The Right to Know: Essential to Egypt’s Economic and Democratic Progress

Egyptian bloggers organizing protests

Egyptians are fighting for democracy and for their basic rights, and access to information is one of the core entitlements essential to any democratic system. However, when openness and transparency are mentioned, very few think of the right to access economic information. Along with transparency and independent media, guaranteeing citizens’ access to economic information is essential to enable their effective participation in the democratic process. 

The right to information should allow the general public to have timely, accurate, clear, objective and complete information about government policies, programs and services as well as their outcome. Thus, consistent public reporting through periodical reports and statistical information is crucial to that end. In democracies, the government and its institutions must be visible, and the public has the right to see the government at work, to access its programs and services, and to assess its activities and judge its performance. Failing to protect this right to “know” and encourage public scrutiny  in the new Egypt will bring the country back to square one. This is because democracies cannot function without transparency and accountability. Information on data-producing organisations and on available data and conditions of use should be clear and transparent. The lack of access to evidence and statistics from the official original sources also encourages the spread of rumors and inaccurate information, which adds to both the unrest and instability of the country.

Information is not only necessary for Egyptians to be able to actively participate in the democratic process, it is also essential to an efficient and well-functioning economy. Researchers and professionals working in or on Egypt are well aware of the difficulties of undertaking any quantitative work on the country, especially in the social sciences fields. Moreover, the scarce data that are available is often produced by international organizations and NGOs, who are finding it increasingly difficult to do their work.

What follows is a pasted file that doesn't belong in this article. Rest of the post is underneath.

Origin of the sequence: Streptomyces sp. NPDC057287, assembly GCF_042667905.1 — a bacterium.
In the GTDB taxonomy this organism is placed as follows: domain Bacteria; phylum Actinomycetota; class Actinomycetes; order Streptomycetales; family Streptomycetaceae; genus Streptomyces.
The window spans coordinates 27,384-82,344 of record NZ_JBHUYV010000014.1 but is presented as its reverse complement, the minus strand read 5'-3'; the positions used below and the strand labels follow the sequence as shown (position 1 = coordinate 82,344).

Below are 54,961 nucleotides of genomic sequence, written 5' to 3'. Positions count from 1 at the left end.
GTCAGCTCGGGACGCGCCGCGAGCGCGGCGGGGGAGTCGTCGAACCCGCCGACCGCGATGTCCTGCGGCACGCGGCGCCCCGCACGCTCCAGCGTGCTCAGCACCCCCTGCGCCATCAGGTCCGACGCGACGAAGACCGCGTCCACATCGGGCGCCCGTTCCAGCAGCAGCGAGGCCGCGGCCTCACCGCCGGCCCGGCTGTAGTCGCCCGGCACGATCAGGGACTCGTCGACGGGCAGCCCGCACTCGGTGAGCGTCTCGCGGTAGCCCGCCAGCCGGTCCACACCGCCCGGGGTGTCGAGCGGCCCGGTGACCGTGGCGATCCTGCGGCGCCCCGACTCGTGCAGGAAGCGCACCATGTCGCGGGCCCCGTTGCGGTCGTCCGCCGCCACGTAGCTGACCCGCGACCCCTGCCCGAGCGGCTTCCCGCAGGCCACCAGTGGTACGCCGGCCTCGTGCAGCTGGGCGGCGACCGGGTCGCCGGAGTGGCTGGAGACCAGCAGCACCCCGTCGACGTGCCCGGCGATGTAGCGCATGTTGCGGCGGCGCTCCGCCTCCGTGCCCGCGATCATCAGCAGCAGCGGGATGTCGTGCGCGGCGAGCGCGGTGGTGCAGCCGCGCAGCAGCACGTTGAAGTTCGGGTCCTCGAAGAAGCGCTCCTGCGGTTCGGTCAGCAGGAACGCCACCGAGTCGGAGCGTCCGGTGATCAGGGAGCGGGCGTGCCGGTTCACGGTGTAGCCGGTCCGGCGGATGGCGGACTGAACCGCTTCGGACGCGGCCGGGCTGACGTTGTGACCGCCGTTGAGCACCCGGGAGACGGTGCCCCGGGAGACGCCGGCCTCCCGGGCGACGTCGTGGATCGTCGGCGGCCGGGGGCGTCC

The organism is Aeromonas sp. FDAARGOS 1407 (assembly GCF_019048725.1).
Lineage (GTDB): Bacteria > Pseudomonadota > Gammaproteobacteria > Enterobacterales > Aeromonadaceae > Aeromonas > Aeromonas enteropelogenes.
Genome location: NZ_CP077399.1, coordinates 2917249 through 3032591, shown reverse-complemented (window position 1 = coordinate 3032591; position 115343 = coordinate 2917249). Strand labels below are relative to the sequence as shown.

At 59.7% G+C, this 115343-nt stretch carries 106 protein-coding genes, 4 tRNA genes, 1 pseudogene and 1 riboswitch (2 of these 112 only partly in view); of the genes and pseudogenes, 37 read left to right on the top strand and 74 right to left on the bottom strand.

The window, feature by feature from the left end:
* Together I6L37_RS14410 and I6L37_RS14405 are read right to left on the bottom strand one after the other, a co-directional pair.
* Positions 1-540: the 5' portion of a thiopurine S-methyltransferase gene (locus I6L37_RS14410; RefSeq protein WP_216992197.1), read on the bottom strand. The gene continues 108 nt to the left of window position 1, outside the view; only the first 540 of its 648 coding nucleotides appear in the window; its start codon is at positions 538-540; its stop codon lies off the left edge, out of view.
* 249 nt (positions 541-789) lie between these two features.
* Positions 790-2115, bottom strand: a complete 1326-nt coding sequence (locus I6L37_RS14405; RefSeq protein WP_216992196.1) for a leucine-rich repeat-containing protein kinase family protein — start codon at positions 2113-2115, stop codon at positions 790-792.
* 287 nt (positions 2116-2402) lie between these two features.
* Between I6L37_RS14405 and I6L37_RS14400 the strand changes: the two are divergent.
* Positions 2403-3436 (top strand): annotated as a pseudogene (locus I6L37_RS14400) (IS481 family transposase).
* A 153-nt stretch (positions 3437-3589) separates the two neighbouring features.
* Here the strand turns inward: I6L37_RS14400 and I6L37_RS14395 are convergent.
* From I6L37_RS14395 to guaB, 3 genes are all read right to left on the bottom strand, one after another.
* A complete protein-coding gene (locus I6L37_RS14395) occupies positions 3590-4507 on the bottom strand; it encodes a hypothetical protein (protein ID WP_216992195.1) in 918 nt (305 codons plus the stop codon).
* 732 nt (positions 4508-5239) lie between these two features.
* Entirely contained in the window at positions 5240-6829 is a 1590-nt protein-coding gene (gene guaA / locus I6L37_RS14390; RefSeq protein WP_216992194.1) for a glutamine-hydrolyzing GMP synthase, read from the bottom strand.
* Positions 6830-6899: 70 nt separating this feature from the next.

So how can we expect a country to meet its challenges without widely available scientific research on crucial topics ranging from health care and education to natural and economic resources management? The quality and depth of this research and its ability to contribute to the policy making depends fundamentally on the diversity of studies and views and on the exploration of new topics, for which the most basic requirement is the availability of information and statistics. Modern improvements in information and communication technologies are making it easier to take full advantage of the information available to creative thinkers seeking to make scientific and intellectual contributions to society.

This right to information has to be institutionalized, and Egypt’s new Parliament should play a role in advancing the debate about access to information, proposing laws that guarantee this right and adopting them. The media and NGOs should raise awareness about the potential costs and benefits of restrictions and limitations on access to and the sharing of data that is gathered through public funding. This right should also be recognized as one of the key demands and requirements of the Egyptian people, and as a legitimate entitlement that reflects and respects the spirit and objectives of the revolution. 
Hoda Youssef is a postdoctoral research associate at the Woodrow Wilson School of Princeton University. She holds a Ph.D. in Economics from Sciences Po Paris school. Her research work focuses on monetary and fiscal policy, and on the political economy of the MENA region, with a focus on Egypt.

Photo Credit: PBH Network

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